Editor’s Note From Rivera Sun
It’s a week of … unexpected … Nonviolence News. Many stories are distinct, unique, and have an element of the unexpected to them. One story like this is the recent acquittal of Direct Action Everywhere (DXE) animal rights activists who entered a Smithfield animal factory and rescued sick piglets. They were acquitted, achieving a significant legal landmark for the “right to rescue” sick animals from maltreatment in industrial agricultural farms.
Another interesting story highlights a powerful theatrical play performed by inmates that is credited with ending juvenile solitary confinement in California. Art is powerful! Across the world, Chinese bank depositors who had their assets seized by corrupt banks continue to protest despite being surveilled by one of the world’s most sophisticated and invasive systems. And Haitians, who have been protesting for years against gang kidnappings and government corruption are trying to insert a nuanced point into international politics: yes, there is a problem with gangs, but adding foreign military into the mix (as the Haitian president recently requested) is not going to solve it.
In other Nonviolence News, the French government ordered striking gas station workers back to the pumps. One wonders why governments couldn’t just mandate better wages and workplace conditions rather than requisitioning workers to keep cars and trucks moving uninterrupted. US railroad workers are probably wondering the same thing. Some of the US rail unions rejected the White House brokered contract proposal and may be ready to strike in November.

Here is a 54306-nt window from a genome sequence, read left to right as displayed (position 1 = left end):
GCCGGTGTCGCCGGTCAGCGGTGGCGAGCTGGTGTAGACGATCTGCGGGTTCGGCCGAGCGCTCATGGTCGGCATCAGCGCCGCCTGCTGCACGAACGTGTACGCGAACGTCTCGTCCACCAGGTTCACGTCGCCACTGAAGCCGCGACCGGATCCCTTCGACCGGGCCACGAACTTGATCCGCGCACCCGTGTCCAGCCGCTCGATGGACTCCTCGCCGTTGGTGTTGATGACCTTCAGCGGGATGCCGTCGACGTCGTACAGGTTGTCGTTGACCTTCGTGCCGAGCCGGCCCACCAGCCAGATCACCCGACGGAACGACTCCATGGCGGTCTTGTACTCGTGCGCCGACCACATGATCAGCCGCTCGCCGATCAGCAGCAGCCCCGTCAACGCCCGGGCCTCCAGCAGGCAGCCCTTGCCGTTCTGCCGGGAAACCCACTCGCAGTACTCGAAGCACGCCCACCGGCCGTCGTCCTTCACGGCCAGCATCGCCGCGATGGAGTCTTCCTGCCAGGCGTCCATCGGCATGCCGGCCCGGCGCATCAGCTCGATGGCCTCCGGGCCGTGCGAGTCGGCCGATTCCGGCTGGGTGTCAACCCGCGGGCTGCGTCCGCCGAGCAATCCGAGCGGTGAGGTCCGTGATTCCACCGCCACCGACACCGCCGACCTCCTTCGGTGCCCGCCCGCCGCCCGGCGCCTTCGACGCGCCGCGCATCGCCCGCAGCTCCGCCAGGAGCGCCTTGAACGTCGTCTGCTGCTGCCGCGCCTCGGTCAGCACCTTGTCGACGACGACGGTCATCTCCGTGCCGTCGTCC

There’s a lot of peace news in this week’s round-up, including best practices for unarmed peacekeeping, a 20-year photographic retrospective on Nonviolent Peaceforce, a plan in Colombia to buy land from cattle ranchers to give to peasants as part of fulfilling the peace deal, and more.
The most interesting read: a new report shows that being part of a union can lead to earning 30% more than fellow workers who aren’t unionized. Over a lifetime of work, that’s something like an extra $1.3 million. Even more startlingly, a union is more likely to lead to higher earnings than a college degree. My takeaway? Your willingness to take organized, nonviolent direct action is the best “soft skill” to cultivate for your career prospects. (Also, shelling out a few bucks for a nonviolent action workshop is likely to give you an excellent return on your investment.)
Photo Credit: Demonstrators hold up signs during a protest over the freezing of deposits by some rural-based banks, outside a People’s Bank of China building in Zhengzhou, Henan province, China.
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Michigan Nurses Win Groundbreaking Contract: On Saturday, October 1, following six months of negotiations, nurses at the University of Michigan ratified a contract that restores autonomy to nurses and places the burden on management, not workers, to fix staffing issues. In a right-to-work state, it is a pathbreaking win for the health care labor movement. Read more>>